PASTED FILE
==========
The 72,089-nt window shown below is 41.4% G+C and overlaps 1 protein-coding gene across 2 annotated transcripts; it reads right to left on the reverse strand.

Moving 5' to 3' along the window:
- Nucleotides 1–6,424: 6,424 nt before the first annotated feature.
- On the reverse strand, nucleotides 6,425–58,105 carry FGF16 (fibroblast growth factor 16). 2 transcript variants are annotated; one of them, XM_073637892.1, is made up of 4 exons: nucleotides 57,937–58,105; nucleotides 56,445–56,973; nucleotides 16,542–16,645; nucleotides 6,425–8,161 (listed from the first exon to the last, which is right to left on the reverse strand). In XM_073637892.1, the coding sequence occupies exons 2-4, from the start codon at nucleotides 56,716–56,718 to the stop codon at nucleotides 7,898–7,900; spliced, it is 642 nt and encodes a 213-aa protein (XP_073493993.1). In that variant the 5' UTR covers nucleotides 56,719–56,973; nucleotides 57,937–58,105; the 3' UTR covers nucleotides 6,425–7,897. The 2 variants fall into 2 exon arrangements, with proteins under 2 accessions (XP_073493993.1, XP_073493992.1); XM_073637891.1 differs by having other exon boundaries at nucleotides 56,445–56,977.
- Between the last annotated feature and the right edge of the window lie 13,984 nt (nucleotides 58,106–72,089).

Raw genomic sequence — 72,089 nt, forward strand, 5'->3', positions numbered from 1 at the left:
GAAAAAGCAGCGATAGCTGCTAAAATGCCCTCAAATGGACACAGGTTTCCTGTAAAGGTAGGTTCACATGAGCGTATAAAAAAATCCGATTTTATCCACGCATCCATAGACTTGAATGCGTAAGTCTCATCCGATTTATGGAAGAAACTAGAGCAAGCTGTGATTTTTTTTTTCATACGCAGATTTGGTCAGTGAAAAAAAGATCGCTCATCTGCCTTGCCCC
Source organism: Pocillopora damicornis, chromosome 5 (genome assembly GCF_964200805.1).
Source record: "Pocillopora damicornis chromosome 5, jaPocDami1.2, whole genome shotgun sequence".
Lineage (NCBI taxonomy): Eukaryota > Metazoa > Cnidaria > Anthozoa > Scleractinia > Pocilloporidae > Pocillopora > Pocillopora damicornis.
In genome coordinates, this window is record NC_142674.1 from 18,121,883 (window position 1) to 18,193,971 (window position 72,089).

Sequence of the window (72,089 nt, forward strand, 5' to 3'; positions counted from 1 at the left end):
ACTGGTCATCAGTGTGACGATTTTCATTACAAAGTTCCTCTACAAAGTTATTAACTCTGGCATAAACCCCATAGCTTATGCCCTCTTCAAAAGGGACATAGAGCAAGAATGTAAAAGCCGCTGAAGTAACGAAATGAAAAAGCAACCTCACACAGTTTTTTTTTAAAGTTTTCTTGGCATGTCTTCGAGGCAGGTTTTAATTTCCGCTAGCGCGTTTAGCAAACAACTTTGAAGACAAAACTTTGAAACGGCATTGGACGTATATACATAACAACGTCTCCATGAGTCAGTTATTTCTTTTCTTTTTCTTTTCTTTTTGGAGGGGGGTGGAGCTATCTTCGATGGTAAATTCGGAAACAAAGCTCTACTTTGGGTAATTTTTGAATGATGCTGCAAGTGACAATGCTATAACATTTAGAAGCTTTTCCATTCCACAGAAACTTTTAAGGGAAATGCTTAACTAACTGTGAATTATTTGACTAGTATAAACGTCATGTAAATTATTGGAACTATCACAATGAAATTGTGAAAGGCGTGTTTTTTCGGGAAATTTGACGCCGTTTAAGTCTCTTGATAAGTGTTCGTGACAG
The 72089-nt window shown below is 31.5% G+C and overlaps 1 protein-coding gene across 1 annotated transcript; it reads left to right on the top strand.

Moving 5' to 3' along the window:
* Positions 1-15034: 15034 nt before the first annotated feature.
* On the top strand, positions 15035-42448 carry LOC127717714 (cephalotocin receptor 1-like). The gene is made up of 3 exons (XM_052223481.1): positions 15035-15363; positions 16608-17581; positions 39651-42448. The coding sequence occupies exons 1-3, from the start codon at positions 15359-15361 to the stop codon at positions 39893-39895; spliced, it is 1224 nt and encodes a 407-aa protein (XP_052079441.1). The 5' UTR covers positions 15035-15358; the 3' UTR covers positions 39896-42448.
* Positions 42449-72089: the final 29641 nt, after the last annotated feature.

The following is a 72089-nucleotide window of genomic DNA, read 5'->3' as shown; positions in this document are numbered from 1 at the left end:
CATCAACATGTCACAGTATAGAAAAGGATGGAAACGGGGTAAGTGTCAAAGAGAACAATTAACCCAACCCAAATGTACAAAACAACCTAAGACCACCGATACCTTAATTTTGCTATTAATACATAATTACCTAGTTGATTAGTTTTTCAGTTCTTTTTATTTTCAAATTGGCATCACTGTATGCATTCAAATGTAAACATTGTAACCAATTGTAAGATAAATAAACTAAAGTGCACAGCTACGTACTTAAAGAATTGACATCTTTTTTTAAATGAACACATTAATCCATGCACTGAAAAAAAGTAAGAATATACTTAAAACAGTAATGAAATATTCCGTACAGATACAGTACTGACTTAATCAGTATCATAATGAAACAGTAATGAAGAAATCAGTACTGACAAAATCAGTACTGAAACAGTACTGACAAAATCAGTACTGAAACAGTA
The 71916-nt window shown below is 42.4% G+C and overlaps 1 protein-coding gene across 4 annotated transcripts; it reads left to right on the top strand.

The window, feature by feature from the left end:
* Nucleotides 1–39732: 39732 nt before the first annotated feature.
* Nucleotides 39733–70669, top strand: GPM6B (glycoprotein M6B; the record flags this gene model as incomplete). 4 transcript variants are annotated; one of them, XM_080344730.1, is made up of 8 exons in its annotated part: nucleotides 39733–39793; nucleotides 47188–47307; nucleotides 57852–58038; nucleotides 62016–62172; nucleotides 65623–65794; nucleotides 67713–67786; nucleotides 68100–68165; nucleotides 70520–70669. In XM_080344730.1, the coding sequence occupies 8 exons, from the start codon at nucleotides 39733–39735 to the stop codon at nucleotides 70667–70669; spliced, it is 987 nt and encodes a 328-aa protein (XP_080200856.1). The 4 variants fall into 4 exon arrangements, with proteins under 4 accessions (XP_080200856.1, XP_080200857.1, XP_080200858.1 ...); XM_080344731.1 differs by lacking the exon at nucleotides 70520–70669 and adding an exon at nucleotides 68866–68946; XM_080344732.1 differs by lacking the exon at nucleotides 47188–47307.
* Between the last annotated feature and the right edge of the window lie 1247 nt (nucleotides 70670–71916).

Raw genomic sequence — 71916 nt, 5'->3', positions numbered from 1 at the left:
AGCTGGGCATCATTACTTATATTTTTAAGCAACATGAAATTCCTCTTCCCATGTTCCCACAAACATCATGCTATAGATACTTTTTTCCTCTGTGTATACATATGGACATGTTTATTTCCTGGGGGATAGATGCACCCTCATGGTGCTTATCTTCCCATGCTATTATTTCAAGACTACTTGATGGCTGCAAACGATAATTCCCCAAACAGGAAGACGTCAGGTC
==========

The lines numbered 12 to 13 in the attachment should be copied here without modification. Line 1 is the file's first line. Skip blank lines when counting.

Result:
Sequence of the window (72,089 nt, forward strand, 5' to 3'; positions counted from 1 at the left end):
ACTGGTCATCAGTGTGACGATTTTCATTACAAAGTTCCTCTACAAAGTTATTAACTCTGGCATAAACCCCATAGCTTATGCCCTCTTCAAAAGGGACATAGAGCAAGAATGTAAAAGCCGCTGAAGTAACGAAATGAAAAAGCAACCTCACACAGTTTTTTTTTAAAGTTTTCTTGGCATGTCTTCGAGGCAGGTTTTAATTTCCGCTAGCGCGTTTAGCAAACAACTTTGAAGACAAAACTTTGAAACGGCATTGGACGTATATACATAACAACGTCTCCATGAGTCAGTTATTTCTTTTCTTTTTCTTTTCTTTTTGGAGGGGGGTGGAGCTATCTTCGATGGTAAATTCGGAAACAAAGCTCTACTTTGGGTAATTTTTGAATGATGCTGCAAGTGACAATGCTATAACATTTAGAAGCTTTTCCATTCCACAGAAACTTTTAAGGGAAATGCTTAACTAACTGTGAATTATTTGACTAGTATAAACGTCATGTAAATTATTGGAACTATCACAATGAAATTGTGAAAGGCGTGTTTTTTCGGGAAATTTGACGCCGTTTAAGTCTCTTGATAAGTGTTCGTGACAG